As long as the powerhouses of Europe prefer austerity over economic solidarity, we must remain pessimistic about the future of the continental union.
Sixteen years ago, the Italian economist and Harvard Professor Alberto Alesina forecasted that the Euro would not help to achieve a “political union in Europe”. To the contrary, Alesina wrote, "with all probability, contrasts between European countries would increase together with the tendency to coordinate monetary, fiscal and other policies. Forcing countries with different cultures and traditions to uniform their policies […] is a useless and potentially very dangerous operation”.
Alesina also outlined why the US dollar work but the Euro doesn’t. American salaries are more flexible and people tend to move more freely between states. In Europe, cultural nationalism is dominant in the workplace. Or can anyone imagine a Frenchman leading a top German company, or a German leading an Italian business? (In a way, the answer is yes: Many Italian companies are already owned by German or French holdings.)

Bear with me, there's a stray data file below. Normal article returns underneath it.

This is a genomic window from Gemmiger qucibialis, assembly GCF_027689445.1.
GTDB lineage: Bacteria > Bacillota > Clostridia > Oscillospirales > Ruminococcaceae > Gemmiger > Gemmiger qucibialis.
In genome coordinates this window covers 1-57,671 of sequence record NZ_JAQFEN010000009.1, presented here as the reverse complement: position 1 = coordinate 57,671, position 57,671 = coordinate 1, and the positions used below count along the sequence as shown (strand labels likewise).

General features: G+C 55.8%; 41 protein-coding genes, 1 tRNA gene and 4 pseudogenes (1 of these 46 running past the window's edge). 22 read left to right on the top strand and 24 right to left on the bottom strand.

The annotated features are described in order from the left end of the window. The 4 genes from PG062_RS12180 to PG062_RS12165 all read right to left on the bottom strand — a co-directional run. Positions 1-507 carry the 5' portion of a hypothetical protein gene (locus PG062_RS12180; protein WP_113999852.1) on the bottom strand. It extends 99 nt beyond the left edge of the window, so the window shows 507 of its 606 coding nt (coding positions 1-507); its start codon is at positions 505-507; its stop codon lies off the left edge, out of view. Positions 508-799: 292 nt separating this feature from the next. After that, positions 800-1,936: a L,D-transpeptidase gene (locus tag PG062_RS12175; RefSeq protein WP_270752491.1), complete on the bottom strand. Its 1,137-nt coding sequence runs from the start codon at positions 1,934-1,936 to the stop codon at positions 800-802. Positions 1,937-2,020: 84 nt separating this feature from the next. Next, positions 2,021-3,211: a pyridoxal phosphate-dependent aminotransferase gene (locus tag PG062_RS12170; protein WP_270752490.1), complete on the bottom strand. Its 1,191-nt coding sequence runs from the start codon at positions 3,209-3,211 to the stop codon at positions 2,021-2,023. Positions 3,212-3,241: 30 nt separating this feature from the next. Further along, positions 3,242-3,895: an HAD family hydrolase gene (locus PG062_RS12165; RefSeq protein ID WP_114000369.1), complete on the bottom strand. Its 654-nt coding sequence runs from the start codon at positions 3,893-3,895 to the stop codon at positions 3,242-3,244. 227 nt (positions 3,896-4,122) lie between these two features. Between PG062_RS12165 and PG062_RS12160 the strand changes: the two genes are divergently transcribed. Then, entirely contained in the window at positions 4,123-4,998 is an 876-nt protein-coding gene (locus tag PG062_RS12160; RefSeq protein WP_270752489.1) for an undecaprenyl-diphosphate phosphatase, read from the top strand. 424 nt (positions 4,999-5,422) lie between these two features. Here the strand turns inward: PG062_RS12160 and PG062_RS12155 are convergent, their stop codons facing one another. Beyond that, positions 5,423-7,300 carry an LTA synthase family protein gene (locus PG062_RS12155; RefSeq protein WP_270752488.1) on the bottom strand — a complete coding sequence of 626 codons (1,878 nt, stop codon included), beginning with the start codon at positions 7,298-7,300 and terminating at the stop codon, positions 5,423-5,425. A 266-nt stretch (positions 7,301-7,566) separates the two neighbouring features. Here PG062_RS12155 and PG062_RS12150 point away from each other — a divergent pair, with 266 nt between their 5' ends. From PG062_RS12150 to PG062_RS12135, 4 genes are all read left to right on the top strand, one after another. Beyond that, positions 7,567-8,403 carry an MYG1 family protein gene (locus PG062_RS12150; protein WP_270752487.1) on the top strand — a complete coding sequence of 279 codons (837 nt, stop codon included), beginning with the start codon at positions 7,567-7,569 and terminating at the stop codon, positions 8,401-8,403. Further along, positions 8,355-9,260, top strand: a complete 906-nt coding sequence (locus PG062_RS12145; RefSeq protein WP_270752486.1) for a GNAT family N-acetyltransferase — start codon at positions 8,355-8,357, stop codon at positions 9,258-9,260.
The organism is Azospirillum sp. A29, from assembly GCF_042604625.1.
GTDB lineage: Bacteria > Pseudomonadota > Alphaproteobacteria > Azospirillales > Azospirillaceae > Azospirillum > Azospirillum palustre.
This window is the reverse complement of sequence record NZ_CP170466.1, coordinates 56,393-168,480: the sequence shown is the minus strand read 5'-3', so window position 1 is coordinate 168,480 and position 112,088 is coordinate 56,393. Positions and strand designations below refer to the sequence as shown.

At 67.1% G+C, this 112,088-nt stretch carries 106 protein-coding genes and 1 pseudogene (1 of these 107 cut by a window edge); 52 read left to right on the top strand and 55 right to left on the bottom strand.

Mobility and flexible salaries compensate for what Alesina calls “regional asymmetrical shocks”: if a state is in a crisis, its people move and salaries are reduced. Moreover, “for every dollar less in disposable income, around 30-40 cents are paid back through fiscal compensations”. This means that eventually booming California may transfer money to crisis-ridden Oregon.